Chilean Papayas & Sea Bass, Featuring a delicious Chardonnay

by Liz Caskey on June 6, 2011


Today’s video uses indigenous Chilean ingredients now being exported to the US.  Chilean papayas are known as “carica candamarcensis,” or Mountain papayas, and have no resemblance to their tropical cousins. Similar in shape to a starfruit with a thin, yellow skin, these papayas are grown in the Northern arid areas near La Serena and MUST be cooked before being consumed. They have a barely sweet, musky taste and a toothy texture between a pear and peach. They are now being conserved and exported in jars to the US and available at major supermarkets or specialty grocers like Puro Chile in New York City or Foster’s Foods in Atlanta. This flavor is uniquely Chilean.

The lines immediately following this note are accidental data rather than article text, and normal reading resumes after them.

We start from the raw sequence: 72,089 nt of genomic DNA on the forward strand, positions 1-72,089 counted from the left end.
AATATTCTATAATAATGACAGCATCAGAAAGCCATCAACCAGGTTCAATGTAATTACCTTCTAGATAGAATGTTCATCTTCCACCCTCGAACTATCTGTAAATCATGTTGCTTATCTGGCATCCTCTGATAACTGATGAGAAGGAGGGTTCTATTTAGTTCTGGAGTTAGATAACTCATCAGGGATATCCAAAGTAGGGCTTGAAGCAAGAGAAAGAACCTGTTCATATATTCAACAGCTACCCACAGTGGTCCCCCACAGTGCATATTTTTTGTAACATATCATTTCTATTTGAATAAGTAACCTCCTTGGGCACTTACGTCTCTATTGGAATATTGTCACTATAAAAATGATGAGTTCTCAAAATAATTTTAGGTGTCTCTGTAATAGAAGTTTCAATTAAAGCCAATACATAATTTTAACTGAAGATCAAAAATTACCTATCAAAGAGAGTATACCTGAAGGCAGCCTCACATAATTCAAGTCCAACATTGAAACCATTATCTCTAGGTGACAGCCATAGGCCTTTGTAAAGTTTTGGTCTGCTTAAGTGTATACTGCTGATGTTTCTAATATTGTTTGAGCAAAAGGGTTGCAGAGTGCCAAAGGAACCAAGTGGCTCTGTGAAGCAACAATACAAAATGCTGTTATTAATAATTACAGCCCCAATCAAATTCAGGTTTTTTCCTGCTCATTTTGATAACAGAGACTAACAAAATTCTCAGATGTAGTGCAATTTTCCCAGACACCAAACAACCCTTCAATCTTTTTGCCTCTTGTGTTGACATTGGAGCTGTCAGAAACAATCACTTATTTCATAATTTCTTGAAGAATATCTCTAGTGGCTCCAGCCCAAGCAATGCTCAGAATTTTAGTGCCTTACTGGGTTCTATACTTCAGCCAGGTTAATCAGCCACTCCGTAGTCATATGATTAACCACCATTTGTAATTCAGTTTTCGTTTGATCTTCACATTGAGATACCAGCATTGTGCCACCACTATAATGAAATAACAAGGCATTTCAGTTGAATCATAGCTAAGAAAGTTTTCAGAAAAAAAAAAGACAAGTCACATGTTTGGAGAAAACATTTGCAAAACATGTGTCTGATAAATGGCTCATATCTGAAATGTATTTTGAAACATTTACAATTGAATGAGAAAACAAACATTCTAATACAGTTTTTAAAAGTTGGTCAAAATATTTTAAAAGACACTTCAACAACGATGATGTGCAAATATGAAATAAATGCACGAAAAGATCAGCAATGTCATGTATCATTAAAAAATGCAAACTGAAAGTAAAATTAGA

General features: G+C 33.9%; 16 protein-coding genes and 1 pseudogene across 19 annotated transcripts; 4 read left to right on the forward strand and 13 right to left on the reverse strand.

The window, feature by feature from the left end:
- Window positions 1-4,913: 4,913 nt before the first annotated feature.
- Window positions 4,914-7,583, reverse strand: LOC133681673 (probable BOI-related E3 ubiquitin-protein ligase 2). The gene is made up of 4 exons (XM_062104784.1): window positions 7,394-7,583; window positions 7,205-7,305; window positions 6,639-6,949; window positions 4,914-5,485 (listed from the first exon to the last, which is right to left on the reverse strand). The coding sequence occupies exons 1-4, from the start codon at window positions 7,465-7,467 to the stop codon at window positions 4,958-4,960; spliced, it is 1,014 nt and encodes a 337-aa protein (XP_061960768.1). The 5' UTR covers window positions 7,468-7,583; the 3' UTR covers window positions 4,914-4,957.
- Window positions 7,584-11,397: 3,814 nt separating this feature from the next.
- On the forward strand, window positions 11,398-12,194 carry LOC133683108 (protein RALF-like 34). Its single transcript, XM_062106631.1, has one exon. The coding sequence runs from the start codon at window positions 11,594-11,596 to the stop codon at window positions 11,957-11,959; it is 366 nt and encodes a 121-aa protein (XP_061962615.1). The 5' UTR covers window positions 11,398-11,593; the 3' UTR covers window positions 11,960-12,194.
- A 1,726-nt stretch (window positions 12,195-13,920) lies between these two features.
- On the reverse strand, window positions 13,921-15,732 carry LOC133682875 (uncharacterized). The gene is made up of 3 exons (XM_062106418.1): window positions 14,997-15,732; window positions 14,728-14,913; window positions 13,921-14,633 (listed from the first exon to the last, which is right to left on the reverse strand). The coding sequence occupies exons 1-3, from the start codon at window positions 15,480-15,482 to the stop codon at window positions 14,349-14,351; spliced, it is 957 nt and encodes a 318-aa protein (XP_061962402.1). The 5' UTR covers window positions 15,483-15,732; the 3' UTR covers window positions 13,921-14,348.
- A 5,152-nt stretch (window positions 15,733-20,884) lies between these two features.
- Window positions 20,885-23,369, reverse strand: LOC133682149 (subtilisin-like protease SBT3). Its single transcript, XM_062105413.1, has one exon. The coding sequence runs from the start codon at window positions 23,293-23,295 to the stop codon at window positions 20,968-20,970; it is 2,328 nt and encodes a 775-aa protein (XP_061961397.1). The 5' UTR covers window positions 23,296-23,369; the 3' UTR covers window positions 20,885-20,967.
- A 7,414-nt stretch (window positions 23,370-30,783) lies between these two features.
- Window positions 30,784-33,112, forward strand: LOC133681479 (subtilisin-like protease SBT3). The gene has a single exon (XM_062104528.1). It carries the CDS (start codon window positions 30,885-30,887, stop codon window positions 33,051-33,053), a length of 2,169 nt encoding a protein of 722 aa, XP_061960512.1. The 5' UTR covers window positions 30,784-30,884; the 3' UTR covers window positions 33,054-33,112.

In this recipe, the inherent sweetness of the fruit, akin to a shirt-soaker tomato, is used instead of tomatoes in the traditional pebre dish.  Pebre is a type of local salsa found on every Chilean table and used on everything from bread to potatoes, eggs, meat, and of course, fish. The fruitiness of the papaya plays with the tropical fruit and bold acidity in this fruit forward, unoaked Natura Chardonnay from Emiliana Orgánico. Here we pair it with corvina, a type of sea bass (not Chilean sea bass). You can use any firm, white fish with some fat like grouper, halibut, or even sea bass itself. The fullness of the wine also complements the oils in the fish for bite after bite of bliss.  Enjoy!

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